Duda, by comparison, has a reputation as quiet and somewhat camera-shy, though after he was traded, former Mets teammate Neil Walker described him as “a great guy and great teammate,” while Curtis Granderson tried to make him a star on Instagram. But it’s likely that nobody buys a ticket specifically to see Lucas Duda. The Beverly Hills Sports Council, which represents him, didn’t put out a three-ring binder on his behalf. No word on whether they priced out space for him on the side of a milk carton.

Even with Duda’s recent struggles and four-year age disadvantage, the 2018 projections indicate little difference between the two where 2018 is concerned. In our Depth Charts, Duda is forecast for 1.5 WAR in 525 PA, Hosmer 2.1 WAR in 630 PA. Prorate the two to the same number of plate appearances and the gap is roughly three runs. The Royals, in the wake of losing Hosmer, Lorenzo Cain, and (probably) Mike Moustakas, are projected for just 69 wins. In a market full of low-cost, power-hitting first base options — Matt Adams, Yonder Alonso, Adam Lind, Logan Morrison, Mike Napoli, Mark Reynolds – they didn’t have to spend much, so they did not.

Duda is merely the first in a series of placeholders until 2017 first-round pick Nick Pratto is ready for the majors, with minor leaguers such as Hunter Dozier and Ryan O’Hearn awaiting their turns sometime in between. If Duda remains in the upright position, he’ll be a bargain, and it says something about the threadbare Kansas City offense that his 1.5 WAR is actually the third highest among the team’s position players behind only Salvador Perez and Whit Merrifield, though if he’s even that good, there’s a high probability he’ll be part of an outbound transaction come late July. Given the way that Kaufman Stadium can suppress left-handed power, it may not be the most ideal landing spot for the big slugger, but this one probably won’t be staying long. Yes, the Duda abides.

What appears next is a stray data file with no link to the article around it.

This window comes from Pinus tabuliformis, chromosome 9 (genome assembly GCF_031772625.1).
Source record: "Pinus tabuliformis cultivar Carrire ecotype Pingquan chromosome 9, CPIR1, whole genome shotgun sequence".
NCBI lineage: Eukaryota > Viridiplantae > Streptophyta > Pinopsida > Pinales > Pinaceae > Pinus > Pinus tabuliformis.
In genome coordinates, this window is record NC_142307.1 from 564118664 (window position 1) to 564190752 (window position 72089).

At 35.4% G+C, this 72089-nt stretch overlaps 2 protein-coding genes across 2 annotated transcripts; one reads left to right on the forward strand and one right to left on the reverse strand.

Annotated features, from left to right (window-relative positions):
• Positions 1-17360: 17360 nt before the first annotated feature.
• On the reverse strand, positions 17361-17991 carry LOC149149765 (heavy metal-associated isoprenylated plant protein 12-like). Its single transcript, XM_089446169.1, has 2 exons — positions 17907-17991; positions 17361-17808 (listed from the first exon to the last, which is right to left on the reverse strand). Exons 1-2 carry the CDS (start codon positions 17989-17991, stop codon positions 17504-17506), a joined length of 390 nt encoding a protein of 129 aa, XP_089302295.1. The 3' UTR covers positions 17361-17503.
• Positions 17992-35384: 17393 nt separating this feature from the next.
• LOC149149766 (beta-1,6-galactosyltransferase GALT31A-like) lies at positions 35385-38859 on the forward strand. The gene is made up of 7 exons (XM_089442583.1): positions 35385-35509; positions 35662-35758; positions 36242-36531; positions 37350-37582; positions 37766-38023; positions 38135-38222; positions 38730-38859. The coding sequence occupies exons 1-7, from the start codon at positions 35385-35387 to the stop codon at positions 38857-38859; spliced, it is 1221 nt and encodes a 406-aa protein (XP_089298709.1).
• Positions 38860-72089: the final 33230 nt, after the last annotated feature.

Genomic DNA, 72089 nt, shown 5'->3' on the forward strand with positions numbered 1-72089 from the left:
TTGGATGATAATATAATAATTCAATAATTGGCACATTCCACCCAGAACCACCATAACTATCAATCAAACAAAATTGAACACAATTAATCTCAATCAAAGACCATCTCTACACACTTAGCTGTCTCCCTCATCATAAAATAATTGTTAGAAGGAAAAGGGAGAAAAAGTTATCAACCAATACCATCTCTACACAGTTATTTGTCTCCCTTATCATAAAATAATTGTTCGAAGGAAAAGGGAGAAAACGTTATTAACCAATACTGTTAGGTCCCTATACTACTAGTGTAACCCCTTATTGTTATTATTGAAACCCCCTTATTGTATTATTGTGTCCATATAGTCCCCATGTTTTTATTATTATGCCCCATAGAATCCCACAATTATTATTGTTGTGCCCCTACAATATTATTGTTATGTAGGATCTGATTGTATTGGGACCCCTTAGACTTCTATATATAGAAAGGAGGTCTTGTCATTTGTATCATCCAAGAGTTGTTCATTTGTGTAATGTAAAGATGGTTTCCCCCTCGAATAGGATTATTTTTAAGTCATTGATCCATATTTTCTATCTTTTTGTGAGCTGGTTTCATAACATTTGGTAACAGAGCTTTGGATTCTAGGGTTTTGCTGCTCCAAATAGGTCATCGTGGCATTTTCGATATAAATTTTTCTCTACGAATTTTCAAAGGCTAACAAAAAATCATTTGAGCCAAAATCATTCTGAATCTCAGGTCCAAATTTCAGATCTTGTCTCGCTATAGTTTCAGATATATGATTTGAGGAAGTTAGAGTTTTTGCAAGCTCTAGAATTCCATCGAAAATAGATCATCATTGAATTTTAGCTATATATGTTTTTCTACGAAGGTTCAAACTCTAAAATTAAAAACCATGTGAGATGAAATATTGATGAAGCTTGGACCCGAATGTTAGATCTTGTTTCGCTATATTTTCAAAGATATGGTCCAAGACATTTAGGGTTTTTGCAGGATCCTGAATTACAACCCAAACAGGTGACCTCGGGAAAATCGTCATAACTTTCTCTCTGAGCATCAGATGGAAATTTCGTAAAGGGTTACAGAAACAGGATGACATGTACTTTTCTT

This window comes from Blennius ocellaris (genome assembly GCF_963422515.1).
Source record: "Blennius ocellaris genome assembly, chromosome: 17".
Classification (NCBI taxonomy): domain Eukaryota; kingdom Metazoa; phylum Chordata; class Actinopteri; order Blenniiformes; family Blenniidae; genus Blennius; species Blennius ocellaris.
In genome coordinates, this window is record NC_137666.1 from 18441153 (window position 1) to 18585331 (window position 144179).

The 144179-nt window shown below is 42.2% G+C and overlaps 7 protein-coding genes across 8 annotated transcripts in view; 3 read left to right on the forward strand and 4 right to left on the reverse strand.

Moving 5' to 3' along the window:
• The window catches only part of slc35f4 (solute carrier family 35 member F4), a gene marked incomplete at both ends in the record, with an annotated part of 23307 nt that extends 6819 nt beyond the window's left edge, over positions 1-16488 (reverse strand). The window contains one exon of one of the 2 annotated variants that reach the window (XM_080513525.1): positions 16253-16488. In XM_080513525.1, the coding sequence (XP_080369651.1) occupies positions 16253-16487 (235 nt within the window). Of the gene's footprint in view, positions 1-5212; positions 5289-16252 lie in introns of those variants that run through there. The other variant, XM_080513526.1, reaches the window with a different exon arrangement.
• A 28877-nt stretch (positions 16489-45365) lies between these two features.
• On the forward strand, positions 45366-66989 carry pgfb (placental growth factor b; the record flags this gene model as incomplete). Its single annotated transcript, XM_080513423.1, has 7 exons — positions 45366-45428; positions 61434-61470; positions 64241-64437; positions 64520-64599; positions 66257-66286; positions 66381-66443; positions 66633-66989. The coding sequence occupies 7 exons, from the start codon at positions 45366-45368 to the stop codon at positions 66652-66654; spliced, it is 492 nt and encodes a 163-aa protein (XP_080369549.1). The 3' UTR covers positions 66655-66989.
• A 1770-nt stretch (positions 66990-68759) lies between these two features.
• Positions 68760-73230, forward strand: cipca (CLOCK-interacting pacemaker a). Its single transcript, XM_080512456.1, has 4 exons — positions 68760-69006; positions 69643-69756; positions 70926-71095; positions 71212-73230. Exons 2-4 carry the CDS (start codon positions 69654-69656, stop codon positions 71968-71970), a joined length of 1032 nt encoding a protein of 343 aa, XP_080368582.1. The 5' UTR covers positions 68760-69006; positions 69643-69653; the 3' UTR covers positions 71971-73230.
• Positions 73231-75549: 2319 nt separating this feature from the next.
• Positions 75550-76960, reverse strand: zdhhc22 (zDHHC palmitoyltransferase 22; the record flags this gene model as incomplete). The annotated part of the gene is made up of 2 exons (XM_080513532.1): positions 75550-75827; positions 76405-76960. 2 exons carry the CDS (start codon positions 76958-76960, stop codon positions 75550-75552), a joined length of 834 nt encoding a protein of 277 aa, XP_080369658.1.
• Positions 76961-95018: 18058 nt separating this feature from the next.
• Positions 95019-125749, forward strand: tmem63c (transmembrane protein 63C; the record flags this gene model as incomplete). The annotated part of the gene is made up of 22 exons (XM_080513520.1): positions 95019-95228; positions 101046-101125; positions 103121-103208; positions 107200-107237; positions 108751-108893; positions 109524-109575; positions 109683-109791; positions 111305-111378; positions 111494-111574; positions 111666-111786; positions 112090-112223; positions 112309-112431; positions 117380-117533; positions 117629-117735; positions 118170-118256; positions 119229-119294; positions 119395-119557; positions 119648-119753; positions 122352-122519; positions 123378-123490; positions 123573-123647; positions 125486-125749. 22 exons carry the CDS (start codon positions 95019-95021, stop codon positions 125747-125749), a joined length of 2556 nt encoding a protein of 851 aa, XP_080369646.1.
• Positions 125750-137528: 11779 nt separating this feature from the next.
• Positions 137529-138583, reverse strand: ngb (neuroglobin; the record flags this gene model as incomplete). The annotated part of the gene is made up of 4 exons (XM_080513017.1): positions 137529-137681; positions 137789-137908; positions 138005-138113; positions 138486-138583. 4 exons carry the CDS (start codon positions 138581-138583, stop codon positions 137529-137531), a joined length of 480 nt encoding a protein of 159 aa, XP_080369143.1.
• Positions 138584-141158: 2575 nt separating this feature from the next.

Brooklyn-based Jay Jaffe is a senior writer for FanGraphs, the author of The Cooperstown Casebook (Thomas Dunne Books, 2017) and the creator of the JAWS (Jaffe WAR Score) metric for Hall of Fame analysis. He founded the Futility Infielder website (2001), was a columnist for Baseball Prospectus (2005-2012) and a contributing writer for Sports Illustrated (2012-2018). He has been a recurring guest on MLB Network and a member of the BBWAA since 2011. Follow him on Twitter @jay_jaffe... and Mastodon @jay_jaffe.

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4 years ago

Poor Dave can’t even defend himself.

This is great.

By the title I thought this was a Jeff Sullivan article.

4 years ago
Reply to  mikejunt

That’s OK. What are the odds he reads this?

4 years ago
Reply to  Joser

He’s probably bored and 100% he reads it

4 years ago
Reply to  southie

Once again the lack of a sarcasm tag defeats me.